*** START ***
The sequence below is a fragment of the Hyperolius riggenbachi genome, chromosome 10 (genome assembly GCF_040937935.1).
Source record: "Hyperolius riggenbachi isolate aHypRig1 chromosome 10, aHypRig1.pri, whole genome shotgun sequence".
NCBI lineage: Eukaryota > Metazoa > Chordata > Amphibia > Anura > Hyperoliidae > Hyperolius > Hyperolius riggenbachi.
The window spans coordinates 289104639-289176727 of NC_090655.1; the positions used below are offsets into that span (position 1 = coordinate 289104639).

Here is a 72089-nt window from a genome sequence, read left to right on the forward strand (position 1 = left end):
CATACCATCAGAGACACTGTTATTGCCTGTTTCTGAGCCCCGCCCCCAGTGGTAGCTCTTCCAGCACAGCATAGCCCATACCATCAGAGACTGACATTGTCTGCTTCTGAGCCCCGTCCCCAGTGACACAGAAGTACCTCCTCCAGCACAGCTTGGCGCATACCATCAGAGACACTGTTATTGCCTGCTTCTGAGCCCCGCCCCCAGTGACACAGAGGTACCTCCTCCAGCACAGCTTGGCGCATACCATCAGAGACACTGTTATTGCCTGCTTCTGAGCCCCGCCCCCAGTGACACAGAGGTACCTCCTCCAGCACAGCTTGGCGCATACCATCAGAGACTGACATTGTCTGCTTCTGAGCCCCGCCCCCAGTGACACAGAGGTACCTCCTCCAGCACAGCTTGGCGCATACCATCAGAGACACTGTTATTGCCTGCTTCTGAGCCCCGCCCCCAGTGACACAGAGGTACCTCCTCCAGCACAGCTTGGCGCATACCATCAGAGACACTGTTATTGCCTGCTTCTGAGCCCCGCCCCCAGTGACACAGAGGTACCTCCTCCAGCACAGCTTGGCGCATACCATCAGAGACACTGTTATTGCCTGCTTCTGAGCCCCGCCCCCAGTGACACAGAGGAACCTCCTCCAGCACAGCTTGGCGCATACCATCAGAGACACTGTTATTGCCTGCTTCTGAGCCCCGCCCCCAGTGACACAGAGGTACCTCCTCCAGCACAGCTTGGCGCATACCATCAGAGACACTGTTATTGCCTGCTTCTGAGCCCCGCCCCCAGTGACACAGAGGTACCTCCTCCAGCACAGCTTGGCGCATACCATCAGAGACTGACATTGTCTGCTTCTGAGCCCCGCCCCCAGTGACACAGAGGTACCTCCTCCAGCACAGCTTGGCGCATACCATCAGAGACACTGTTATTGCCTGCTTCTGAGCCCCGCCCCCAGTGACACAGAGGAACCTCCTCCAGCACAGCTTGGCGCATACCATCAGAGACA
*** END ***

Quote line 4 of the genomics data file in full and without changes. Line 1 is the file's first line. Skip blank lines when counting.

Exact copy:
The window spans coordinates 289104639-289176727 of NC_090655.1; the positions used below are offsets into that span (position 1 = coordinate 289104639).